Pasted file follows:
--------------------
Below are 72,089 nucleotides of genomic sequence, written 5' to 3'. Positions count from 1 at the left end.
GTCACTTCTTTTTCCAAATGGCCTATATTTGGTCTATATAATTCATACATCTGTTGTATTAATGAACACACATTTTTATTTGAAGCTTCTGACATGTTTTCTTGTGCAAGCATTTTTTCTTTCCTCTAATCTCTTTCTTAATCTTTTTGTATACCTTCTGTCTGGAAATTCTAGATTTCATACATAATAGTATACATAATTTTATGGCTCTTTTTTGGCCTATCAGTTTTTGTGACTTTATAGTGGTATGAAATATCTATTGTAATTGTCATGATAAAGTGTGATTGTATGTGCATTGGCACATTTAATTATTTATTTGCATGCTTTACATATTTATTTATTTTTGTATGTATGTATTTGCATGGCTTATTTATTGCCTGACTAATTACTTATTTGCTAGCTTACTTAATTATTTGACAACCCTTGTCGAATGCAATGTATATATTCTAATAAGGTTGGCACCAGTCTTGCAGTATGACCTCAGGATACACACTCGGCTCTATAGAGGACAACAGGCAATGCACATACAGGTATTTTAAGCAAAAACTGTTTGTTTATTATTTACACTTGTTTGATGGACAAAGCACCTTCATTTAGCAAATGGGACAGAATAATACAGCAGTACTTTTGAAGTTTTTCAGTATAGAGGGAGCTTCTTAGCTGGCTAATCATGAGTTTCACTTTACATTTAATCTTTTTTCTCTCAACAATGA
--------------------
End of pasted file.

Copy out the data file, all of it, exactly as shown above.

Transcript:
Below are 72,089 nucleotides of genomic sequence, written 5' to 3'. Positions count from 1 at the left end.
GTCACTTCTTTTTCCAAATGGCCTATATTTGGTCTATATAATTCATACATCTGTTGTATTAATGAACACACATTTTTATTTGAAGCTTCTGACATGTTTTCTTGTGCAAGCATTTTTTCTTTCCTCTAATCTCTTTCTTAATCTTTTTGTATACCTTCTGTCTGGAAATTCTAGATTTCATACATAATAGTATACATAATTTTATGGCTCTTTTTTGGCCTATCAGTTTTTGTGACTTTATAGTGGTATGAAATATCTATTGTAATTGTCATGATAAAGTGTGATTGTATGTGCATTGGCACATTTAATTATTTATTTGCATGCTTTACATATTTATTTATTTTTGTATGTATGTATTTGCATGGCTTATTTATTGCCTGACTAATTACTTATTTGCTAGCTTACTTAATTATTTGACAACCCTTGTCGAATGCAATGTATATATTCTAATAAGGTTGGCACCAGTCTTGCAGTATGACCTCAGGATACACACTCGGCTCTATAGAGGACAACAGGCAATGCACATACAGGTATTTTAAGCAAAAACTGTTTGTTTATTATTTACACTTGTTTGATGGACAAAGCACCTTCATTTAGCAAATGGGACAGAATAATACAGCAGTACTTTTGAAGTTTTTCAGTATAGAGGGAGCTTCTTAGCTGGCTAATCATGAGTTTCACTTTACATTTAATCTTTTTTCTCTCAACAATGA